RMS Alaunia (1913)
The RMS Alaunia was a passenger ship of the Cunard Line. It was built in 1913 at the shipyard Scotts Shipbuilding and Engineering Company in Greenock, near Glasgow, and had on 9 June 1913, and launching. Your maiden voyage began on 27 November 1913 in Liverpool and led over Queenstown ( Ireland) and Portland to Boston (USA), where she arrived on 6 December 1913. Her sister ships were essentially identical ships RMS Andania and the RMS Aurania. The series was created after the Curnard Line in 1911 decided to resume regular service to Canada.
The ship had a tonnage of 13,405 GRT and was a two-masted ship with three decks. It was powered by two propellers and could reach a top speed of 14.5 knots. Her length was 164.7 meters, its width is 19.5 meters; from keel to mast top, they measure around 74 meters. In the second class there were cabins for 520 passengers in third class passengers in 1620, with the usual dormitories had been replaced by four-or six -berth cabins. For regular service 289 crew members were provided.
First, the Alaunia was used in regular traffic to North America and transported emigrants to the New World, but in early August 1914, the Alaunia was used as a troop transport ship. Her last voyage began on September 19, 1916, when she sailed for New York City to accommodate U.S. and Canadian soldiers. This trip she made in the company of her sister ship, the RMS Andania.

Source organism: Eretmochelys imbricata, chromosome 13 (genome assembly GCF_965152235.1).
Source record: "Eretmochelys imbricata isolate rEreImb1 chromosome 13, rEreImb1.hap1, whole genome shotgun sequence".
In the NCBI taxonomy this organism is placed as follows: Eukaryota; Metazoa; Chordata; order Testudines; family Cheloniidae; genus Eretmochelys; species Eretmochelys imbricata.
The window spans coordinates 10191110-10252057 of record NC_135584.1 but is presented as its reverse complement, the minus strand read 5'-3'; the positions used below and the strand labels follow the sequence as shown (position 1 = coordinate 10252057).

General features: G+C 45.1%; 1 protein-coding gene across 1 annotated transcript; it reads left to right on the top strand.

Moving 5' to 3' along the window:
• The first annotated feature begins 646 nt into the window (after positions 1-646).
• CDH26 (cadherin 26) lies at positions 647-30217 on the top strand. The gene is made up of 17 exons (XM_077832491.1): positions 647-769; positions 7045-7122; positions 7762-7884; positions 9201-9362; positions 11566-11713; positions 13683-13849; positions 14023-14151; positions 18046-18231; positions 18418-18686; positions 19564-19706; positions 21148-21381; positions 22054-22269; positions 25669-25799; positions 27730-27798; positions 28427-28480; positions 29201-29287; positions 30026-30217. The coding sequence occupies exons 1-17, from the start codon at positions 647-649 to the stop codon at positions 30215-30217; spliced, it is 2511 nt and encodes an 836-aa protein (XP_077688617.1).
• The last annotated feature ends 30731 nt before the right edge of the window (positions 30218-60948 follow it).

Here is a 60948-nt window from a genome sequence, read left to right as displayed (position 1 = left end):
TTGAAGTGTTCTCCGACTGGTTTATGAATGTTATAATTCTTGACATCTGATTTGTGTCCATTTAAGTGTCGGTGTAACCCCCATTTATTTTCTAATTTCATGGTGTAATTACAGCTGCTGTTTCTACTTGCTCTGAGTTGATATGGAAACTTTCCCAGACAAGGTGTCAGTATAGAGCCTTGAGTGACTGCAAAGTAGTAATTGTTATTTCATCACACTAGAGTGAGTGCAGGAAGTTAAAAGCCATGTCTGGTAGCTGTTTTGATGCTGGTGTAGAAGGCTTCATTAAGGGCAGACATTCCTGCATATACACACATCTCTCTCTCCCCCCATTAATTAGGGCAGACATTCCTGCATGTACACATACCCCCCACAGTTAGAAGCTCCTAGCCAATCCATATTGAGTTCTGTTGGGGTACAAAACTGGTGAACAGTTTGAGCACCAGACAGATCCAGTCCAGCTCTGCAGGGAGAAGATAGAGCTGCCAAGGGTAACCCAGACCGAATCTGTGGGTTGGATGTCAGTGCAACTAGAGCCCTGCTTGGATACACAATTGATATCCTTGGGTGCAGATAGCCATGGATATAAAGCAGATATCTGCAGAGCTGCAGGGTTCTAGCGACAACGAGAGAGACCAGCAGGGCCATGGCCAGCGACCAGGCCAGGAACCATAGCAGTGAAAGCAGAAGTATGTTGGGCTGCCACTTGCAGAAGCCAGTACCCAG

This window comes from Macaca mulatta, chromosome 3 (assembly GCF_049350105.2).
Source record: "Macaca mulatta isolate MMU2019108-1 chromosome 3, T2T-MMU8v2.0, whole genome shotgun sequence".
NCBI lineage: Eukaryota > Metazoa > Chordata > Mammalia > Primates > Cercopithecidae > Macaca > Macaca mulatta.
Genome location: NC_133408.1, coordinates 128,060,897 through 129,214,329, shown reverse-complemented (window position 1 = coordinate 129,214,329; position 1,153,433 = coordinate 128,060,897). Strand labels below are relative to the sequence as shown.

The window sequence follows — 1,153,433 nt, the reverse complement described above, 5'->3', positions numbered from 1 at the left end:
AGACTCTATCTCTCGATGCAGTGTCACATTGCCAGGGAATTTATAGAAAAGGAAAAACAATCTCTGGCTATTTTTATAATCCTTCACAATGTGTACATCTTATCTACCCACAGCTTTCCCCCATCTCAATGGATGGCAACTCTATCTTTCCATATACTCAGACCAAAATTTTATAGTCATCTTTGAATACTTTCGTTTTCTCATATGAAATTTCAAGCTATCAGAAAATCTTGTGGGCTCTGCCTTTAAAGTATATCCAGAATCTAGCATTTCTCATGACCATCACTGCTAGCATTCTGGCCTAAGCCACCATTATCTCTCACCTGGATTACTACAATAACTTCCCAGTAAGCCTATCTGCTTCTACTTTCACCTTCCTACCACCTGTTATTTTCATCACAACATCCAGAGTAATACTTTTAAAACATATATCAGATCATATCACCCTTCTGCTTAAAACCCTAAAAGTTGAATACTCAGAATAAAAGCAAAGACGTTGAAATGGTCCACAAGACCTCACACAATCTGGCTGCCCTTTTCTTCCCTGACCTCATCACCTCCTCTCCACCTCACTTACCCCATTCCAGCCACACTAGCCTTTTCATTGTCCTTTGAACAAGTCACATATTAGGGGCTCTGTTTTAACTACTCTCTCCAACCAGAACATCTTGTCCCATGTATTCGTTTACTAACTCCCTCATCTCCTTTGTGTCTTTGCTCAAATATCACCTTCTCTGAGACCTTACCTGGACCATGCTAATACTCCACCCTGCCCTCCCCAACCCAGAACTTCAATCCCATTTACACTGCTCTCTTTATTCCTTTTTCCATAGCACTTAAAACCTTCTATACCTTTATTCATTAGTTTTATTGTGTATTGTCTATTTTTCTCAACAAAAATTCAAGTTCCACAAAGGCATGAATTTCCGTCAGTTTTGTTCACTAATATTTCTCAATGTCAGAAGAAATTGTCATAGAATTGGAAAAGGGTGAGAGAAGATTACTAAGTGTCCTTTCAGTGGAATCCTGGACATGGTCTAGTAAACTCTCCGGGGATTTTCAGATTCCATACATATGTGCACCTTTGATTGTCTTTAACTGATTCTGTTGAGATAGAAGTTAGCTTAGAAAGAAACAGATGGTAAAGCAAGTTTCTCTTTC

On the way back to the UK she ran on 19 October 1916 at the English Channel, in Eastbourne (East Sussex ) on a sea mine. An emergency call was deposed and other vessels rushed to help. Due to their size, they sank immediately, but steadily increased water. An attempt to take it in tow and tow, but failed. Due to this development, the order to abandon ship was given and all the passengers on board and 163 crew members were rescued. However, two crew members were killed.
The wreck was not raised and is today at the bottom of the English Channel. Also the sister ship, the RMS Andania, did not survive the First World War; she was sunk in February 1918, as the island of Rathlin by a German U - boat.